Amnesty blasts Pak's human rights situation


Regular Member
Aug 7, 2009
LONDON: Millions of Pakistanis in the country's northwest tribal areas live in a 'human rights-free zone' where they have no legal protection from the government and are subjected to abuses by the Taliban, the Amnesty International has said.

In a report titled 'As if Hell Fell on Me: The Human Rights Crisis in Northwest Pakistan', the London-based rights organisation urged the Pakistan government and Taliban to comply with international humanitarian law.

"Nearly four million people are currently living under the Taliban in Pakistan in northwest Pakistan without rule of law and effectively abandoned by the Pakistani government," Amnesty International's interim Secretary General Claudio Cordone said.

"There are still more than one million people who were displaced from their homes in Pakistan's northwest tribal belt by the conflict with the Taliban (and) whose plight is largely ignored and who are in desperate need of aid."

According to Amnesty, at least 1,300 civilians were killed in the fighting in northwest Pakistan in 2009.

A teacher who fled Swat with family in March 2009 was quoted as saying: "The government just gave away our lives to the Taliban. What's the point of having this huge army if it can't even protect us against a group of brutal fanatics? They took over my school and started to teach children about how to fight in Afghanistan.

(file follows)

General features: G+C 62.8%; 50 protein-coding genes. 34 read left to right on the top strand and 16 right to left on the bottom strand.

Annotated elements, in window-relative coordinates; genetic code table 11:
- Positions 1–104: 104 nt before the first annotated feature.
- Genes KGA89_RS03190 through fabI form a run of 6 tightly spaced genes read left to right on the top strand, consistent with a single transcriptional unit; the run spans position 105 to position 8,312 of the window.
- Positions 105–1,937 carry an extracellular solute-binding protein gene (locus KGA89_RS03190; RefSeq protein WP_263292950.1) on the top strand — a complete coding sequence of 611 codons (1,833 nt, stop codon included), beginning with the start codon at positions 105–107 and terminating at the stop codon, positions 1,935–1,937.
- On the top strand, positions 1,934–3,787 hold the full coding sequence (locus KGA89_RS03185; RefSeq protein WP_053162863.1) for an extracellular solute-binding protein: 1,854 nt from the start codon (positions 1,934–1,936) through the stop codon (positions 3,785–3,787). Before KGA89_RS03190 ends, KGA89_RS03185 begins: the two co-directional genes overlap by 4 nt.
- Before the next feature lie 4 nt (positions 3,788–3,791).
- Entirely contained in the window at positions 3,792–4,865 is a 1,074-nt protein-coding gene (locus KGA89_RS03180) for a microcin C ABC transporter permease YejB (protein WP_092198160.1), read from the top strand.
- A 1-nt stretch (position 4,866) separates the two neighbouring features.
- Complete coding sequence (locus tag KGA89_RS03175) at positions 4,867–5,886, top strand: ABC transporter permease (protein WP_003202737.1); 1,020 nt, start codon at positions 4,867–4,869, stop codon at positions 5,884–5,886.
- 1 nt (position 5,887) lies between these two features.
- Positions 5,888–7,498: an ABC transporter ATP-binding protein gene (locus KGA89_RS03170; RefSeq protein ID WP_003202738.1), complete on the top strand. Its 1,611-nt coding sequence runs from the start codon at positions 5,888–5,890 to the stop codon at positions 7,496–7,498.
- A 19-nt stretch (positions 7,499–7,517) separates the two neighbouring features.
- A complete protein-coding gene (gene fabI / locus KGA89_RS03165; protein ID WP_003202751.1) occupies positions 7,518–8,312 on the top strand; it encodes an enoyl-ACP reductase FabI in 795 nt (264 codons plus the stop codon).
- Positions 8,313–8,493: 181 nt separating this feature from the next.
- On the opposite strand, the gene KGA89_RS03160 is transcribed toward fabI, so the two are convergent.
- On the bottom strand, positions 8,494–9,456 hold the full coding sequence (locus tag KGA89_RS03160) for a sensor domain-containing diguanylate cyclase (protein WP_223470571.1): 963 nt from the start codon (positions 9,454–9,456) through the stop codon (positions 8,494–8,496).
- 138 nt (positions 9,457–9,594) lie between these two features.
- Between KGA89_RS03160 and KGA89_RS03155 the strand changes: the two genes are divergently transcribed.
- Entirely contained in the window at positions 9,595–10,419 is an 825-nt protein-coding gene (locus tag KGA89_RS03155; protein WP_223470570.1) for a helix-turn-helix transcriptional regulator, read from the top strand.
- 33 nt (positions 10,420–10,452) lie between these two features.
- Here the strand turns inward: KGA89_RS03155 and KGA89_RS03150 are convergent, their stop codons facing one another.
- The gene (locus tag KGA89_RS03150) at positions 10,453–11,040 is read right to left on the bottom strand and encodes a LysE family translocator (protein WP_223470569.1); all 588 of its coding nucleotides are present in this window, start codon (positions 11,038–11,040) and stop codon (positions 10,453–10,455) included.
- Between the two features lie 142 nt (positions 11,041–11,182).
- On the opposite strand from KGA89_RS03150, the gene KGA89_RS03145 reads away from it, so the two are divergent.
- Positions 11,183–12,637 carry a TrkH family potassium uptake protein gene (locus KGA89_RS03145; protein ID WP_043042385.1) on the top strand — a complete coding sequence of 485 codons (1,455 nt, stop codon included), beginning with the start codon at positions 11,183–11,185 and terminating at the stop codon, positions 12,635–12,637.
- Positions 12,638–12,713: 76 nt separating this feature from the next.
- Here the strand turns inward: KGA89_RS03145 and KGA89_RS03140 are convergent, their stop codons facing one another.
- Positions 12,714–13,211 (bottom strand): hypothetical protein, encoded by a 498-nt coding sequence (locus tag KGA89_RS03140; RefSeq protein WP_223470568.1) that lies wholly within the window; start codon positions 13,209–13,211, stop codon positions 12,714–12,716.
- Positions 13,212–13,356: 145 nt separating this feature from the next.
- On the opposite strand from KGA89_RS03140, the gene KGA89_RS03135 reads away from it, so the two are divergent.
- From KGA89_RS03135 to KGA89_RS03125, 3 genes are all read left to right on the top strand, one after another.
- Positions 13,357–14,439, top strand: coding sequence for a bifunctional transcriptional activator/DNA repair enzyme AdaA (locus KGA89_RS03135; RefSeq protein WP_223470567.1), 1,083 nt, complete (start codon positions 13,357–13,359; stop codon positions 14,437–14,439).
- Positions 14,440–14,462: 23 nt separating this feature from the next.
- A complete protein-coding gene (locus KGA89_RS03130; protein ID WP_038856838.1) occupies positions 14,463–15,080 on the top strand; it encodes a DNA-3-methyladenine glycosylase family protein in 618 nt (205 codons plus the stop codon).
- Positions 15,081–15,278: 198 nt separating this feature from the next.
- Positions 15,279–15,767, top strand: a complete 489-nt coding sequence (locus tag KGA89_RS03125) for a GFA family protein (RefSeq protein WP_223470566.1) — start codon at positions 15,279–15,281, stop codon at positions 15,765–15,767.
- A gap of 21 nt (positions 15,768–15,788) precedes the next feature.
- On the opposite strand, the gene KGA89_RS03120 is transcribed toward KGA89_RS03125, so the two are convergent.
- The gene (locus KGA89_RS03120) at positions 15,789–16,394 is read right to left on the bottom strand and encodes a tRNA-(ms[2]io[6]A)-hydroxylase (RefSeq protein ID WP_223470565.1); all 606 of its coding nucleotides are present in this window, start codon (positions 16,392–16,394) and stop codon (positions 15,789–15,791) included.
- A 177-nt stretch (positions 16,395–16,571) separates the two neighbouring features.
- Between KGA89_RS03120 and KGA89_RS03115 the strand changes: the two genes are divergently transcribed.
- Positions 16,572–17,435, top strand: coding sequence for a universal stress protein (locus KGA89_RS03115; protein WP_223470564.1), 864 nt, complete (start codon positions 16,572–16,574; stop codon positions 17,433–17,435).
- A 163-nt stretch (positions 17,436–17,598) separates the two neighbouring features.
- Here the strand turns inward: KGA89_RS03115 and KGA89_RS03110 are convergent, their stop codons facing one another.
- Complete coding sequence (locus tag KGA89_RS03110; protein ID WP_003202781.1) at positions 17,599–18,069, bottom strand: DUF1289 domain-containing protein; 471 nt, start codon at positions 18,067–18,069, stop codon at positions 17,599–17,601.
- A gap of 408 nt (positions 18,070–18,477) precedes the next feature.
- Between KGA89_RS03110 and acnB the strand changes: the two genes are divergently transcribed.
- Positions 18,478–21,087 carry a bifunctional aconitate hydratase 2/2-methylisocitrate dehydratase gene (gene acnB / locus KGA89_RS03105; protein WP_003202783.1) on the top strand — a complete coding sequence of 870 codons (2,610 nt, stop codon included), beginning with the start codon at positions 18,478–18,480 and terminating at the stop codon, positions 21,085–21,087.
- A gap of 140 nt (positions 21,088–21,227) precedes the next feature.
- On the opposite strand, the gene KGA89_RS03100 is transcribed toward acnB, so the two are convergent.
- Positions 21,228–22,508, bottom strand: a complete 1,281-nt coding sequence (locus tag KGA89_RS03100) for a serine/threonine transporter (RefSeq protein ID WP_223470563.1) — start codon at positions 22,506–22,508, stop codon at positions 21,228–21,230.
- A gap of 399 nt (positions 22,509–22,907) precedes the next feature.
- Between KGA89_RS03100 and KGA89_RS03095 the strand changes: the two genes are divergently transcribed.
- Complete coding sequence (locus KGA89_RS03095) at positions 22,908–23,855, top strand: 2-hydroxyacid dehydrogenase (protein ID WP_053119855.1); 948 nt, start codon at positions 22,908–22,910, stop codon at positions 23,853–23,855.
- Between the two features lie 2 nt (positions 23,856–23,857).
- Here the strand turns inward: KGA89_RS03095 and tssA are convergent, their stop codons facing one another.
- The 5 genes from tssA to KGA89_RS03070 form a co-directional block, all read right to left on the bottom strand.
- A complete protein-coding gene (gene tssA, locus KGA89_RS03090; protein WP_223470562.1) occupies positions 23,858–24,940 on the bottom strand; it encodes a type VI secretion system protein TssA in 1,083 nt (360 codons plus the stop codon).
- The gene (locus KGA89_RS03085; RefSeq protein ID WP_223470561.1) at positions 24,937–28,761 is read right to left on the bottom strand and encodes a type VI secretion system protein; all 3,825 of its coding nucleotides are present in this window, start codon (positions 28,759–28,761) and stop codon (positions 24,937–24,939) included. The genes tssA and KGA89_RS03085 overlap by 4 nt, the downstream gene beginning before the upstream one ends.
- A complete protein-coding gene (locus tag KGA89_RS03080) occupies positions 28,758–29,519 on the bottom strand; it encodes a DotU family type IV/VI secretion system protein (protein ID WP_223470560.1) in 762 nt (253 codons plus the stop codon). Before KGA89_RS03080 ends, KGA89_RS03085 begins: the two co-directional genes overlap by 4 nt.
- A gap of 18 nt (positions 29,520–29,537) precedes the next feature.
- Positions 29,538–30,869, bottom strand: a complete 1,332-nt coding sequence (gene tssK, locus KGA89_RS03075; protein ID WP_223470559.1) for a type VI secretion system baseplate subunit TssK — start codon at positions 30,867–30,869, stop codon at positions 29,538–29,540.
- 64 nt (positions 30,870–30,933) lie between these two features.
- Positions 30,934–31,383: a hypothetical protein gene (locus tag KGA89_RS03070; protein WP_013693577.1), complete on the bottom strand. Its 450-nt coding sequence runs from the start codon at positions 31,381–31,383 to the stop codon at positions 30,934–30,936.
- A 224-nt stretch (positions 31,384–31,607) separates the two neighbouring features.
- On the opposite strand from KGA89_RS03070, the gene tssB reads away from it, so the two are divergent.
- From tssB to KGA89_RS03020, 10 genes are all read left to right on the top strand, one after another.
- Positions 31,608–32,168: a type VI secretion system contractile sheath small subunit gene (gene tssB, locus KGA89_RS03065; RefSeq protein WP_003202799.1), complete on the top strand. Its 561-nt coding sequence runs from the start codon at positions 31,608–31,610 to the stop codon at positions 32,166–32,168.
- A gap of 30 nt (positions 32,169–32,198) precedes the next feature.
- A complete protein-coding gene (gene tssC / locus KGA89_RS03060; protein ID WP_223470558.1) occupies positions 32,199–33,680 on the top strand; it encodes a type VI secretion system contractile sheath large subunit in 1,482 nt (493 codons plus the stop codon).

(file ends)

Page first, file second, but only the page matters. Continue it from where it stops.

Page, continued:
"They kicked out the girls from school, told the men to grow their beards, threatened anybody they didn't like. Our government and our military never tried to protect us from this."

Cordone said that for years, the tribal areas have been treated as a stage for geopolitical rivalries and are currently in focus because of the conflict in neighbouring Afghanistan and the search for al-Qaeda militants, rather than the rights of the people living there.

"The Pakistani government should not just respond using military force; it needs to provide and protect the basic rights of its citizens living there."

"The Pakistani government has to follow through on its promises to bring the region out of this human rights black hole and place the people of FATA (Federally Administered Tribal Areas) under the protection of the law and constitution of Pakistan," Cordone said.

There is no quick-fix solution for decades of "misrule" and the conflict of the past few years, but the road to recovery starts with recognising the rights of the people of FATA, he said.

Amnesty said the US' use of drones to target insurgents in northwest Pakistan has generated considerable resentment inside the country.

It called on the US to clarify its chain of command and rules of engagement for the use of drones and ensure proper accountability for civilian casualties.

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